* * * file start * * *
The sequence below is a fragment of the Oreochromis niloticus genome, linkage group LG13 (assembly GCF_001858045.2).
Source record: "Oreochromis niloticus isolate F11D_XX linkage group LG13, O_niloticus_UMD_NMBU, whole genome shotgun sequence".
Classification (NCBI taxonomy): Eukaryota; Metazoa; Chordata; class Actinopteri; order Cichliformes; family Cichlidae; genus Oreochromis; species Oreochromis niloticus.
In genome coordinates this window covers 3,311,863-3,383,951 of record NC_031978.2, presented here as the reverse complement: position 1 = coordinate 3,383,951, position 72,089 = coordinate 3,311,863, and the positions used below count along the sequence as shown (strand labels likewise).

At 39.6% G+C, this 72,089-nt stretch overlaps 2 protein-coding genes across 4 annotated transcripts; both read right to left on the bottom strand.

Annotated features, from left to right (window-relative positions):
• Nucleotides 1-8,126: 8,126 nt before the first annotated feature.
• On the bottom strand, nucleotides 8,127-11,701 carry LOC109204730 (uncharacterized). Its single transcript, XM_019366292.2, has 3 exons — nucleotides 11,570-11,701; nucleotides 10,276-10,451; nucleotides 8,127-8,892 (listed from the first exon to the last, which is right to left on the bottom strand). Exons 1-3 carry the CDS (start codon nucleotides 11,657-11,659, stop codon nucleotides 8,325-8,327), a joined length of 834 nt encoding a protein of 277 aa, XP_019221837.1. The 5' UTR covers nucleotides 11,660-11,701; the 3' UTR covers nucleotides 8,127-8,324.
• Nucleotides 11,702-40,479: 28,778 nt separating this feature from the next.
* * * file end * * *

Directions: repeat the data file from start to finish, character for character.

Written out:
The sequence below is a fragment of the Oreochromis niloticus genome, linkage group LG13 (assembly GCF_001858045.2).
Source record: "Oreochromis niloticus isolate F11D_XX linkage group LG13, O_niloticus_UMD_NMBU, whole genome shotgun sequence".
Classification (NCBI taxonomy): Eukaryota; Metazoa; Chordata; class Actinopteri; order Cichliformes; family Cichlidae; genus Oreochromis; species Oreochromis niloticus.
In genome coordinates this window covers 3,311,863-3,383,951 of record NC_031978.2, presented here as the reverse complement: position 1 = coordinate 3,383,951, position 72,089 = coordinate 3,311,863, and the positions used below count along the sequence as shown (strand labels likewise).

At 39.6% G+C, this 72,089-nt stretch overlaps 2 protein-coding genes across 4 annotated transcripts; both read right to left on the bottom strand.

Annotated features, from left to right (window-relative positions):
• Nucleotides 1-8,126: 8,126 nt before the first annotated feature.
• On the bottom strand, nucleotides 8,127-11,701 carry LOC109204730 (uncharacterized). Its single transcript, XM_019366292.2, has 3 exons — nucleotides 11,570-11,701; nucleotides 10,276-10,451; nucleotides 8,127-8,892 (listed from the first exon to the last, which is right to left on the bottom strand). Exons 1-3 carry the CDS (start codon nucleotides 11,657-11,659, stop codon nucleotides 8,325-8,327), a joined length of 834 nt encoding a protein of 277 aa, XP_019221837.1. The 5' UTR covers nucleotides 11,660-11,701; the 3' UTR covers nucleotides 8,127-8,324.
• Nucleotides 11,702-40,479: 28,778 nt separating this feature from the next.